One day, however, Pelmen's best friend and Master Galn's son, Teleg, disappears. Lured away by the prospect of untold riches through mining amberrock, the most precious substance in the world, Teleg finds himself a prisoner of the Nylevs, fierce fire-wielding worshippers of the god of destruction.
Now Pelmen must leave all he knows behind, overcome his fears and travel across the land, in search of his childhood friend. Along the way, he will ally himself with strange and fantastic beings: a shaman who controls the Breath of Aoles, or the power of the wind, a krongos, a creature of the mineral realm who can become living rock, and a malian, adept at water magic.
Latest edition: April, 2015.
|Product dimensions:||6.00(w) x 9.00(h) x 0.89(d)|
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Most Helpful Customer Reviews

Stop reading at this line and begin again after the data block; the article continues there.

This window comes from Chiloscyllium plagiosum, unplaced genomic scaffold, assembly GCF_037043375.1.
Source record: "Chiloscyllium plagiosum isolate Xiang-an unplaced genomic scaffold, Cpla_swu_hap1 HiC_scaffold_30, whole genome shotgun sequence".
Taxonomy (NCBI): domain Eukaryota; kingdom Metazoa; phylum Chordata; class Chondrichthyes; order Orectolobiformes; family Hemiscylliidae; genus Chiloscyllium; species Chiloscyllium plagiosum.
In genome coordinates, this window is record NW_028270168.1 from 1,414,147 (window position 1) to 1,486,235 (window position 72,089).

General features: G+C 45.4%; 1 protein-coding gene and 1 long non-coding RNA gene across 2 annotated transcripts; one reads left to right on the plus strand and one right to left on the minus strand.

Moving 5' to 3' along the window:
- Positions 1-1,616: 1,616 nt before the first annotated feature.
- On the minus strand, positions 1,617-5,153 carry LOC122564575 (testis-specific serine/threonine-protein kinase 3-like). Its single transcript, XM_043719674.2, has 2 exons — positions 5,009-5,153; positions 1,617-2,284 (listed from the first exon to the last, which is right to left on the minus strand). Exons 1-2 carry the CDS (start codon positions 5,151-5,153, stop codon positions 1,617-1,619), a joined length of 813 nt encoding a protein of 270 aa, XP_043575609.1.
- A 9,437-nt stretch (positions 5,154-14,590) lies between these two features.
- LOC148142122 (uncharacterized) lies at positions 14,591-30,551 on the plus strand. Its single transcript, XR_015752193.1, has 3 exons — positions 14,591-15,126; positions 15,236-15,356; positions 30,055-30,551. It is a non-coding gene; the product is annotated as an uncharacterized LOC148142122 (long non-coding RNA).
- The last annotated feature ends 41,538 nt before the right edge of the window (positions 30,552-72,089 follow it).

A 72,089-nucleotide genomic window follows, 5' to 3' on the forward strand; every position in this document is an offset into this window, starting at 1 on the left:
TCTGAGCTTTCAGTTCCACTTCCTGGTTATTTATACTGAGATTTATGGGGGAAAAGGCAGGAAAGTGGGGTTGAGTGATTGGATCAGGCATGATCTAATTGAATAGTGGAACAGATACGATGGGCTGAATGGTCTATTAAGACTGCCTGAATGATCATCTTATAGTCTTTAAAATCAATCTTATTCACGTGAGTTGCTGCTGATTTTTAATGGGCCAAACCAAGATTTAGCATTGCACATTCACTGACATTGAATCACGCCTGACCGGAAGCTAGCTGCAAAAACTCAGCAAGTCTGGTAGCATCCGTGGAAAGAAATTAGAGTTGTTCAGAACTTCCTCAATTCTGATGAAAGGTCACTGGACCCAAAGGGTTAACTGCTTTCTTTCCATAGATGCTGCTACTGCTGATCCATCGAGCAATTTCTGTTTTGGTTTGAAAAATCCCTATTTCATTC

This is the start a wonderfully original fantasy series that is full of surprises. The main character is Pelmen, a sixteen year old boy, who – against his father’s wishes, and family tradition – escapes from a life time of malodourous drudgery as a tanner’s assistant, to go with his best friend, Teleg, and Teleg’s master carpenter family to seek a new life in the big city of Alveg as a Hunter. Of course, nothing goes to plan and soon both Pelmen and Teleg find their futures in jeopardy. There is mention of love interest, bard’s tales of past heroic deeds against the “infernal hordes of Valshhyk”, a highly structured and unfair medieval society... So far, normal for a fantasy novel. And then you discover that the nidepoux, that you had taken for a type of cow or horse, are actually massive rodents, and that Pelmen and his fellow Hevelen have three nostrils and an incredibly acute sense of smell. They are not human at all! Neither are the Malians, who, despite only having two nostrils, tend to fuse together in four armed, four legged pairs. In fact, there is nothing that is familiar here – not the two moons, or the colour of the sky, the types of magic, the flora and fauna, the godlike wind (Aoles), the weird bathing habits of the Malians, … The author has a phenomenal imagination, and incorporates the abnormal into the story line with such subtlety, that it takes you a wee while to grasp what you have just read. There are not a lot of descriptions –the reader is encouraged to use their own imagination – and then finds that their preconceptions were misguided. This may all sound bewildering, but it is done with such skill that each new revelation is met more with appreciation and wonder than confusion. The pace of the story varies, but it is never dull, and never predictable. All in all, a hugely enjoyable and inventive new fantasy world that has a lot more to come. I received this copy from the author in exchange for an honest review